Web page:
Please. Have I ever said that we shouldn’t study gender or racial differences? No. We know there are going to be differences. The catch is that they have to be studied very, very well, with rigor and careful analysis, because they are socially loaded and because science has a deeply deplorable history of using poor methods to reach bad conclusions that are used as ideological props for the status quo. I’m not putting up roadblocks against scientific research; I would like to put up roadblocks to sloppy, lazy ideological nonsense touted as scientific research. I should think every scientist would want that.

To return to Coyne’s prior criticism of evo devo: that’s exactly what I appreciated about it. He took a strong stance, demanding hard evidence to support evo devo’s claims of the importance of regulatory mutations in evolution. And he was right to do so! If you’re going to make claims about genes and evolution, you had better be prepared to show the supporting evidence at all levels of the problem. I’m not sure why he’s gotten more soft on the demand for rigor from evolutionary psychology when he was far more demanding on evo devo.

Maybe it was ideology.

And this is just silly.

…the fundamental premise of evolutionary psychology is absolutely sound: our brains, like the rest of our bodies, are the product of evolution and natural selection over the past six million years, and some of our current behaviors reflect that evolution. To deny that is ideologically motivated nonsense. To parse out the evolutionary component of such behaviors is the goal of evolutionary psychology.

That’s another Dignified Retreat. Evolutionary Psychology is not synonymous with Evolutionary Biology. I can reject bad science in the form of evolutionary and genetical claims about behavior; it does not imply that I think evolution played no role in our brains.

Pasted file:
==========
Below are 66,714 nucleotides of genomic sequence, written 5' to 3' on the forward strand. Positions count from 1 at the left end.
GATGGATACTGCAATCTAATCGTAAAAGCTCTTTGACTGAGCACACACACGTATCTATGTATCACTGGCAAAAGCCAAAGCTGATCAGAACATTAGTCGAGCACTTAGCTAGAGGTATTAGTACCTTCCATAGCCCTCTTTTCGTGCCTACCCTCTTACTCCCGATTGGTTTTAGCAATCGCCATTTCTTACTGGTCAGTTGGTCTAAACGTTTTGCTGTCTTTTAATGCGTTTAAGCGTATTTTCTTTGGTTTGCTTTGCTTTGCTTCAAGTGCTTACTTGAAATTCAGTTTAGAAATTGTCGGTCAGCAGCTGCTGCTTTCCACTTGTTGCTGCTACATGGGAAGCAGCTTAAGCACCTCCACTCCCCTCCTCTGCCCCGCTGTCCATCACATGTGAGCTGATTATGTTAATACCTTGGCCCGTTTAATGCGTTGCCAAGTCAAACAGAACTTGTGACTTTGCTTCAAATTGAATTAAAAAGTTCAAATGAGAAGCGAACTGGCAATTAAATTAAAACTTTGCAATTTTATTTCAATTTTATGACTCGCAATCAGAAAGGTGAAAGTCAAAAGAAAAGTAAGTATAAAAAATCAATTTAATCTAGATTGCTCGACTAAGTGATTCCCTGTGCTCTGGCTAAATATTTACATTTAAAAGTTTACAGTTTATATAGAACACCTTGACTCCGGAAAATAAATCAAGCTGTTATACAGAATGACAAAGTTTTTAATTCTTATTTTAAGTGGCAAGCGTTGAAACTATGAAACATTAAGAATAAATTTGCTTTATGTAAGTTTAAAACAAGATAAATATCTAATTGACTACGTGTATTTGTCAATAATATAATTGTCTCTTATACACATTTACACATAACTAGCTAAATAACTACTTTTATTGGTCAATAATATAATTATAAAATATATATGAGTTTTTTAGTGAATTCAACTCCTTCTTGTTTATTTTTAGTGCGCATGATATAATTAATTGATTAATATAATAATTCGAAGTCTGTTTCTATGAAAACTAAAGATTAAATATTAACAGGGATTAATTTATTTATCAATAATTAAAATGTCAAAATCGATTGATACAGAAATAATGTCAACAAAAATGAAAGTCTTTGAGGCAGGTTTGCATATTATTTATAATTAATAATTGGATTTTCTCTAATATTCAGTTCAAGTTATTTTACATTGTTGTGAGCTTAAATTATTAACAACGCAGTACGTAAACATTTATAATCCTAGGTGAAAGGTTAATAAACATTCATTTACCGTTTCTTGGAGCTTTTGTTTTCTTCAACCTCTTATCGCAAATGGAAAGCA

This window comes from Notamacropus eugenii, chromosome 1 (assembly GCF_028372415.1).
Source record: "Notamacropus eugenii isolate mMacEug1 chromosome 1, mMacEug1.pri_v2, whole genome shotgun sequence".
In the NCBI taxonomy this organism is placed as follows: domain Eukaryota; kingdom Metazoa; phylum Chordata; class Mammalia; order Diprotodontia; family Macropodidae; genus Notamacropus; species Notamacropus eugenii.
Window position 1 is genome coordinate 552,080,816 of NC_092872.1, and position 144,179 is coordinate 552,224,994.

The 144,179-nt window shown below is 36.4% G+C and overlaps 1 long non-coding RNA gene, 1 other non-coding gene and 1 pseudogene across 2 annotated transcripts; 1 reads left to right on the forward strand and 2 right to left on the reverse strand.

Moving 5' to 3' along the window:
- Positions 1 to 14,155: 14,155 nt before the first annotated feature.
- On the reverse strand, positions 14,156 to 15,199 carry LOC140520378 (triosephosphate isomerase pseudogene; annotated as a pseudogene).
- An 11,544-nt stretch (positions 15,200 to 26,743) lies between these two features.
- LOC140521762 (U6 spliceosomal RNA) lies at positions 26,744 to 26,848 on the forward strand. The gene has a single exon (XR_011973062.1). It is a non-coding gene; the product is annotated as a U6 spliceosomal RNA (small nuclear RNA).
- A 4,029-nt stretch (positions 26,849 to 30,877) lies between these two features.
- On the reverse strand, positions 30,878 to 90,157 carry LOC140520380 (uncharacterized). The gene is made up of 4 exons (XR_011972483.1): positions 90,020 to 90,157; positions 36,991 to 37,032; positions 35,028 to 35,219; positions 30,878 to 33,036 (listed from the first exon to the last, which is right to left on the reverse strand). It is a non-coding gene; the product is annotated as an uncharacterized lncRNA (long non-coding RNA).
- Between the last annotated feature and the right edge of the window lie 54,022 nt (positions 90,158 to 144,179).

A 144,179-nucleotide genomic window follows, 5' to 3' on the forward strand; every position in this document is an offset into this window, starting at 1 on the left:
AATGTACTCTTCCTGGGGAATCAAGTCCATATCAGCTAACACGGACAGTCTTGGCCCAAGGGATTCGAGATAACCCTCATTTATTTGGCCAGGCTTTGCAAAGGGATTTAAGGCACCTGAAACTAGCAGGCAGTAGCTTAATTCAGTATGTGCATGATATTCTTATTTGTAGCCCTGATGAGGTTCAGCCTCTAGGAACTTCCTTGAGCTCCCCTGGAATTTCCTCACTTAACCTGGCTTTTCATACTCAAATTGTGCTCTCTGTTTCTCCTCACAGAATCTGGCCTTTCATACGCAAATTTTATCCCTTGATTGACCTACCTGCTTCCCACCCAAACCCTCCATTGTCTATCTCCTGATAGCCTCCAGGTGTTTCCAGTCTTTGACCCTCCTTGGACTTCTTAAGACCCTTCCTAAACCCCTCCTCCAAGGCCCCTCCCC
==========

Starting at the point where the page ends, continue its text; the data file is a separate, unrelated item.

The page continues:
Coyne has a long section where he solicited responses from Steven Pinker, as well. This is long enough so I’ll defer that for a different day, but I did note that there’s a lot of this ideological ad hominem in there, too, and some of it is even contradictory!

Kate Clancy tackles Evolutionary Psychology

It is a very good and measured response that highlights the flaws in bad evolutionary psychology.

Evolutionary psychology, the study of human psychological adaptations, does not have a popular or scientific reputation for being rigorous, even though there are rigorous, thoughtful scientists in the field. The field is trying to take on an incredibly challenging task: understand what of human behavior is adaptive and why. We can better circumvent the conditions that lead to violence, war, and hatred if we know as much as we can about why we are the way we are. What motivates us, excites us, angers us, and how can evolutionary theory help us understand it all?

Because of this, there are consequences to a bad evolutionary psychology interpretation of the world. The biggest problem, to my mind, is that so often the conclusions of the bad sort of evolutionary psychology match the stereotypes and cultural expectations we already hold about the world: more feminine women are more beautiful, more masculine men more handsome; appearance is important to men while wealth is important to women; women are prone to flighty changes in political and partner preference depending on the phase of their menstrual cycles. Rather than clue people in to problems with research design or interpretation, this alignment with stereotype further confirms the study. Variation gets erased: in bad evolutionary psychology, there are only straight people, and everyone wants the same things in life. Our brains are iPhones, each app designed for its own special adaptive purpose.

I’ve still got plans to post more on this subject, but an unfortunate event has blocked me. I was going to make my next post on evolutionary psychology one that focused on some of the papers, and in particular, I wanted to discuss a good paper or two, so that I could start off on the right tone. And people sent me links and papers.